It could be the coolest job in the car business, or it could be the worst. A team at Ferrari has been working out how the company’s EVs should sound, which is a massive deal, because the noise of a Ferrari’s combustion motor is a core part of its appeal.
You could reasonably argue that the way a combustion supercar sounds is more important than ever. Why? Because that rich, potentially slightly terrifying tune coming from the exhaust and induction system gives them a USP in an automotive landscape when even many premium or luxury cars have downsized to efficient and soulless four-cylinder engines.
We used to be able to say the same thing about supercars and performance, but not any more. These days many combustion supercars run the risk of having their asses handed to them by the quickest EV sedans and SUVs when the stoplight turns green. And though we can expect the first fully electric Ferrari coming in 2025 to be faster than any regular EV, it’s going to become harder and harder for all automakers to make the kind of gains (and certainly useable gains) in acceleration that we’ve enjoyed in recent years.
So what’s left if you take away the sound and performance advantage? You could argue that exotics will still have a handling advantage, but how useful is that going to be 20 or 30 years down the line when cars are driving themselves? Steering feel becomes irrelevant when you haven’t got a steering wheel, or leave it stored in the dashboard most of the time. And since even automated supercars are going to have to drive at the same speed as every other automated car, the fact that they could theoretically pull 3g on a skidpad won’t matter one bit. Plus, as your girlfriend has probably told you a millions times, getting tossed about as a passenger is a lot less fun than it is for the driver.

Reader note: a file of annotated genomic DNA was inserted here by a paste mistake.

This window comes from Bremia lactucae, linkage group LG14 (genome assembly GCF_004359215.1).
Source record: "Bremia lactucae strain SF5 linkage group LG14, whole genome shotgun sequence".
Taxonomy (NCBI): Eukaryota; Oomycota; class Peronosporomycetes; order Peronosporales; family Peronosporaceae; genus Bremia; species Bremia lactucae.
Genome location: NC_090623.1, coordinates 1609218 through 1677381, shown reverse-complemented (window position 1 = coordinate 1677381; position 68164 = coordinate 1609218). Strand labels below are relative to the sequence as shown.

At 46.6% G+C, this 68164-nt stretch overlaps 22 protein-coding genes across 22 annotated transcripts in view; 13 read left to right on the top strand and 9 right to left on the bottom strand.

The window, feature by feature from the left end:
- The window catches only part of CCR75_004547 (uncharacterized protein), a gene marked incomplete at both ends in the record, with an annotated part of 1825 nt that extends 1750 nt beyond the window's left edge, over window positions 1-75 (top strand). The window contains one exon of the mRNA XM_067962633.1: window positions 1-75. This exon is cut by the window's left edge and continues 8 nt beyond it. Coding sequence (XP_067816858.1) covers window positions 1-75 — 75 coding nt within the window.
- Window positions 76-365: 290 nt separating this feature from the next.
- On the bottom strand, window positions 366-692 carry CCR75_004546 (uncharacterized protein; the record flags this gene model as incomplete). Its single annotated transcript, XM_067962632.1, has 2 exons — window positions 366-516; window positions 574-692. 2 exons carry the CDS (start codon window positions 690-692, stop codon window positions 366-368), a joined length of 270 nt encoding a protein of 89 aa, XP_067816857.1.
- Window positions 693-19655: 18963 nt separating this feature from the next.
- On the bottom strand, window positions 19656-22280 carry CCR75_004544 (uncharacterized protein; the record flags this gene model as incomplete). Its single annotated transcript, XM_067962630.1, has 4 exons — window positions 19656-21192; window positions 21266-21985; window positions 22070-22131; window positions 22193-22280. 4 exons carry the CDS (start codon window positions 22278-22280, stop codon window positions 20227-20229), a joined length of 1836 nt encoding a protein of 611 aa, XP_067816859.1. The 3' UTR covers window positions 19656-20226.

Related: Ferrari Files Patent That Could Give Its EVs A ‘Real’ Exhaust Note
Clearly it’s going to be decades before that kind of large-scale autonomous driving situation, and – perhaps eventually compulsory – autonomy becomes a reality. But it’s one automakers are going to have to face at some point if they want to remain in business at the tail end of this century. In the short term Ferrari says it will limit autonomous tech to basic Level 2/Level 2 Plus autonomous systems, but the long term outlook is totally different and the likes of Ferrari will already be planning for it because automakers are always looking much further into the future than we consumers and fans are.
So while we’re intrigued (and yes, some of us probably slightly horrified) by the concept of, in the first instance, a Ferrari crossover, and in the second, an electric Ferrari and what kind of noise its new patented amplifier might make, the suits at Maranello are already wrestling with even bigger conundrums. They’re trying to work out how the Ferraris that follow on much later can still feel authentic when they can’t fall back on the familiar strengths the company has relied on to seduce us over the past 70 years.
Our guess is that design and materials will play an even bigger role than they do today in making us lust after the cars we can’t afford, and maybe the customer base will be happy to accept that new reality. The fact that the Purosangue SUV sold out in record time shows just how much faith buyers put in Ferrari to make big changes when required, and still deliver on the Ferrari-ness.